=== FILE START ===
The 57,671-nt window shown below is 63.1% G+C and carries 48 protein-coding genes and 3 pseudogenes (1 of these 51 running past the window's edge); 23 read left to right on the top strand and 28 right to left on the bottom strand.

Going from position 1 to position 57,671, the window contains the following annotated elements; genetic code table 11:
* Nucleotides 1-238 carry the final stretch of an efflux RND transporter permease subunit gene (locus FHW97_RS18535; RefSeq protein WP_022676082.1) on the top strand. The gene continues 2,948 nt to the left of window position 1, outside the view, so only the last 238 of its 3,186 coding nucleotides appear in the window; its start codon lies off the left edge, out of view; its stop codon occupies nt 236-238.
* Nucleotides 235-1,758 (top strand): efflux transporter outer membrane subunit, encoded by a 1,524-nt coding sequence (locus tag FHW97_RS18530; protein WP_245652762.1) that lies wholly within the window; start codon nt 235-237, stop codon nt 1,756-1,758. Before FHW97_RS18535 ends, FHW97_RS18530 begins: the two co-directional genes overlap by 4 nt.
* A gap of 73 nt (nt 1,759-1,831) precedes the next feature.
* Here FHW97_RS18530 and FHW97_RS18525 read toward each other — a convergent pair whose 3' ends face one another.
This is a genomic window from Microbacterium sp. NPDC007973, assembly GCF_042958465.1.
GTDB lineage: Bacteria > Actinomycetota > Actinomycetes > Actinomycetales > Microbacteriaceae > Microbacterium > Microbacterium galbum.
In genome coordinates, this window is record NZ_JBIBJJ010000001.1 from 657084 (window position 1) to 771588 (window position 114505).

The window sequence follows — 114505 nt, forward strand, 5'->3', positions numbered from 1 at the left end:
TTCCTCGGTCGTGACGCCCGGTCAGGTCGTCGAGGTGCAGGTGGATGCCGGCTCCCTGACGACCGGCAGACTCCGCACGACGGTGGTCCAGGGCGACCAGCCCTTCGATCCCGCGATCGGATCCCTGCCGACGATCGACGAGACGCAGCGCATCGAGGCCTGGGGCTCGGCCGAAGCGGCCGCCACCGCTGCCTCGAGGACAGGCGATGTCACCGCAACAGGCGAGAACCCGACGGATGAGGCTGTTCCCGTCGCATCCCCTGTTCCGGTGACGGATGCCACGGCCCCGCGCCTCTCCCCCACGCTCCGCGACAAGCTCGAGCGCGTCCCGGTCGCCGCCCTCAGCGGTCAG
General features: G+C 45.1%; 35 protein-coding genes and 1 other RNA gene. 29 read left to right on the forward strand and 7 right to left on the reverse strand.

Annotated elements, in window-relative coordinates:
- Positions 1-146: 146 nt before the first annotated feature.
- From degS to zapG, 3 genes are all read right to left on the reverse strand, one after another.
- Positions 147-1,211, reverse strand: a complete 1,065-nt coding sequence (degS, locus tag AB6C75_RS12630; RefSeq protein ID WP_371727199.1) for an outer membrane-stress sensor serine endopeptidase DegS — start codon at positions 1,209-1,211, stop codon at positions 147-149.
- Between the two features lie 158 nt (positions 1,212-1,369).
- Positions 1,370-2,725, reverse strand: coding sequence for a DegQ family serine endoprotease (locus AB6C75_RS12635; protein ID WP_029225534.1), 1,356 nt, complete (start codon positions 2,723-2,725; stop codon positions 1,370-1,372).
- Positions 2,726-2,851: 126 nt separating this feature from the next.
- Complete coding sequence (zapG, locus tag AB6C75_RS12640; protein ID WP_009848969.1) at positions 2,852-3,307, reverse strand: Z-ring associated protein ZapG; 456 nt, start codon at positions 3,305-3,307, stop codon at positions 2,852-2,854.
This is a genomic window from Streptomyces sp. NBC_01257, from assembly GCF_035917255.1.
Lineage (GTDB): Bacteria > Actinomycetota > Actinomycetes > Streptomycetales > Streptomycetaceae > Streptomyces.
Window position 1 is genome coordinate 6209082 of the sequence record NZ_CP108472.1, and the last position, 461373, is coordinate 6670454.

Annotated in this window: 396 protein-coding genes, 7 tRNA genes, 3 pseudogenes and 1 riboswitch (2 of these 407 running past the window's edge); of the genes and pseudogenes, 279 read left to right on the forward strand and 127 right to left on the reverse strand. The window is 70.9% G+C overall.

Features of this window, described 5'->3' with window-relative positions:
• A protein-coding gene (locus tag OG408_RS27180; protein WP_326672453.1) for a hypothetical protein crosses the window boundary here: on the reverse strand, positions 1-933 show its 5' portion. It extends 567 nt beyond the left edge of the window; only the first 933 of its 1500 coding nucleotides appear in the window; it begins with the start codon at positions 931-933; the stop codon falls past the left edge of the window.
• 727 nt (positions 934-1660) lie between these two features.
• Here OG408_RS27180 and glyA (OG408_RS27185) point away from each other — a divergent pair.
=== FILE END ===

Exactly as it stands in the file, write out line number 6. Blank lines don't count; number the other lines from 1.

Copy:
* Here FHW97_RS18530 and FHW97_RS18525 read toward each other — a convergent pair whose 3' ends face one another.